Search Images Maps Play YouTube News Gmail Drive More »
Sign in
Screen reader users: click this link for accessible mode. Accessible mode has the same essential features but works better with your reader.

Patents

  1. Advanced Patent Search
Publication numberUS4080247 A
Publication typeGrant
Application numberUS 05/666,903
Publication dateMar 21, 1978
Filing dateMar 15, 1976
Priority dateMar 15, 1976
Publication number05666903, 666903, US 4080247 A, US 4080247A, US-A-4080247, US4080247 A, US4080247A
InventorsRobert P. Malakul
Original AssigneeMalakul Robert P
Export CitationBiBTeX, EndNote, RefMan
External Links: USPTO, USPTO Assignment, Espacenet
System for recycling water soluable waste liquids
US 4080247 A
Abstract
A system for reclaiming solutions of waste chemicals such as ethelene glycol is provided. The water in the ethelene glycol is distilled or evaporated off at temperatures below the boiling point of the glycol. The system includes two or more interconnected evaporating stages each having a heating coil therein. The last or final evaporating stage is provided with an aqueous solution sensing loop for removing portions of reclaimed solution at predetermined concentration levels and is provided with water sensing station for removing condensed steam or returning contaminated water to the input of the system.
Images(2)
Previous page
Next page
Claims(11)
I claim:
1. A system for reclaiming waste chemicals diluted in aqueous solutions comprising:
a storage tank for storing the waste chemical solution to be refined,
a first evaporating stage connected to said storage tank for receiving said waste chemical solution,
first level control means on said first evaporating stage for maintaining a predetermined level of said waste chemical solution therein,
fluid heating means inside said first evaporating stage for generating low pressure steam from said waste chemical solution,
first steam and condensate collecting means inside said first evaporating stage,
a second evaporating stage containing waste chemical solution and having a steam heating coil therein connected to said first steam and condensate collecting means,
second steam and condensate collection means inside said second evaporating stage,
said second steam and condensate collection means being connected to said steam heating coil inside said second evaporating stage,
condensing coil means inside said second evaporating stage for condensing steam generated in said second evaporating stage,
liquid conduit means connecting the aqueous solutions in said first and said second evaporating stages,
second level control means on said second evaporating stage for opening and closing said liquid conduit means to maintain a predetermined level of said waste chemical solution in said second evaporating stage,
vacuum means connected to said second evaporating stage for reducing the pressure in said second evaporating stage below atmospheric pressure,
an aqueous solution sensing loop having an inlet and an outlet connected to the waste chemical solution in said second evaporating stage, said aqueous solution sensing loop comprising a liquid circulating pump, bypass valve control means and sensing control means for determining the amount of waste chemical in the solution being pumped in said sensing loop, a water sensing station connected to said second steam and condensate collection means, said water sensing station comprising, a liquid circulating pump, diversion valve control means and a purity sensing control for determining the amount of chemical impurity in the condensed steam being pumped in said water sensing station and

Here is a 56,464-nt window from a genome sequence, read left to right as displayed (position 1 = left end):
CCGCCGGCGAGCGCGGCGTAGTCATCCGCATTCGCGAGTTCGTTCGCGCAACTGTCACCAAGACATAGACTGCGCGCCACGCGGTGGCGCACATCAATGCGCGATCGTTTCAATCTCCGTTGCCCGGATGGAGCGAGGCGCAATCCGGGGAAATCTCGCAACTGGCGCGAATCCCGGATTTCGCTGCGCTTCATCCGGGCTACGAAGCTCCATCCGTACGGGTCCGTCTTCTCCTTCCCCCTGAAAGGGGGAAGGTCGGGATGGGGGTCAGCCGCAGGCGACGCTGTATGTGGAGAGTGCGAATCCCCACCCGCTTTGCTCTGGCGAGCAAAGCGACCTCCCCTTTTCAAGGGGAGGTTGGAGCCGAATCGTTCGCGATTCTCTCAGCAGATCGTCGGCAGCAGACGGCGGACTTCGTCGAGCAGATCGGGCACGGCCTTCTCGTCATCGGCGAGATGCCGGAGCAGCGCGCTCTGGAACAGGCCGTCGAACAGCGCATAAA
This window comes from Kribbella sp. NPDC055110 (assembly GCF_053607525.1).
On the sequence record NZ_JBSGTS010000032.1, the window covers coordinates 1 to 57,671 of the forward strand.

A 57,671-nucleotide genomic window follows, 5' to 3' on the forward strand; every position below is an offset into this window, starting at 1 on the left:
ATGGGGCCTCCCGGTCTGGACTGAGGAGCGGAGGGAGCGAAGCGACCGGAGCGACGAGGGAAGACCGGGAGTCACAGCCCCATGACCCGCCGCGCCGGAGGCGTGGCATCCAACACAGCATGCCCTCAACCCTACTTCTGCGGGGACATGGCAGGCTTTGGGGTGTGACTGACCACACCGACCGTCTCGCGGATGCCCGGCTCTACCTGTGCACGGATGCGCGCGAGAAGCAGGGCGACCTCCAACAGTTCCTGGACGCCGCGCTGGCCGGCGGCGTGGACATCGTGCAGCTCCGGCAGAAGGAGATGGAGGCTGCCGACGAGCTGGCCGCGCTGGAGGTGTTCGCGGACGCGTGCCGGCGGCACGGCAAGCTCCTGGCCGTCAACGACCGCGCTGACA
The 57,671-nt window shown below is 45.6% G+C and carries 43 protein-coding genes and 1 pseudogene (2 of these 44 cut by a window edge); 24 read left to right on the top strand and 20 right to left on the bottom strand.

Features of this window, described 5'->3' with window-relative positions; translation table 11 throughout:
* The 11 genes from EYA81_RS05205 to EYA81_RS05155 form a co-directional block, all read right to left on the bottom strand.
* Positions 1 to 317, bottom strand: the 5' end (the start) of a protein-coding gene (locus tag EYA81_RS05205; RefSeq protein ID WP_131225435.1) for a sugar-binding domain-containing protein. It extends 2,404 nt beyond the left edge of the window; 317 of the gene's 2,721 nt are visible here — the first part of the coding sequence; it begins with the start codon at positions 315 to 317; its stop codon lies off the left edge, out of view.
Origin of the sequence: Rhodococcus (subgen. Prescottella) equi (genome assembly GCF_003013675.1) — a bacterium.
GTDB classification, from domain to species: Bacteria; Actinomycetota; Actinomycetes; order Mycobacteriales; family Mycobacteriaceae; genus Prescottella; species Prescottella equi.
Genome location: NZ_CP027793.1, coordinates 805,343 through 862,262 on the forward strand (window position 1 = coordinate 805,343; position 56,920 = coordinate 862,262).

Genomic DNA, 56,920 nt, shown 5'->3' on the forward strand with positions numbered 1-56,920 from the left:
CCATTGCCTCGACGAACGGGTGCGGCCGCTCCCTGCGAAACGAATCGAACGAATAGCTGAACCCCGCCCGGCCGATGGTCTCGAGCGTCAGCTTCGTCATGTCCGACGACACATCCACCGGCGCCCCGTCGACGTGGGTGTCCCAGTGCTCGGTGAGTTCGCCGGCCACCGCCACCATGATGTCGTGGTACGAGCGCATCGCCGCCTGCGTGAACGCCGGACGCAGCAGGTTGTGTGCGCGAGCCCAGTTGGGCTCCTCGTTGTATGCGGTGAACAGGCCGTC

collection storage means connected to said by pass valve control means for receiving portions of said waste chemical solution from said second evaporating stage when a predetermined concentration of waste chemical is sensed by said sensing control means, whereby reclaimed waste chemical is intermittently provided at said collection storage means.
2. A system as set forth in claim 1 which further includes, a return pipe connected to said water sensing station and to said storage tank for returning condensed steam to said storage tank when the condensed steam contains excessive impurity as determined by said sensing control.
3. A system as set forth in claim 2 which further includes,
an exhaust pipe connected to said water sensing station and to an outlet drain for exhausting condensed steam when the condensed steam contains only a predetermined allowable impurity as determined by said sensing control.
4. A system as set forth in claim 3 which further includes,
manual control means on said purity sensing control for selecting said return pipe or said exhaust pipe.
5. A system as set forth in claim 3 which further includes,
a water filter bank connected to said exhaust pipe for removing chemical impurities from said condensed steam.
6. A system as set forth in claim 1 wherein said waste chemical solution comprises an aqueous solution of ethelene glycol, and said system further includes,
a hot fluid supply connected to said heating means in said first evaporating stage,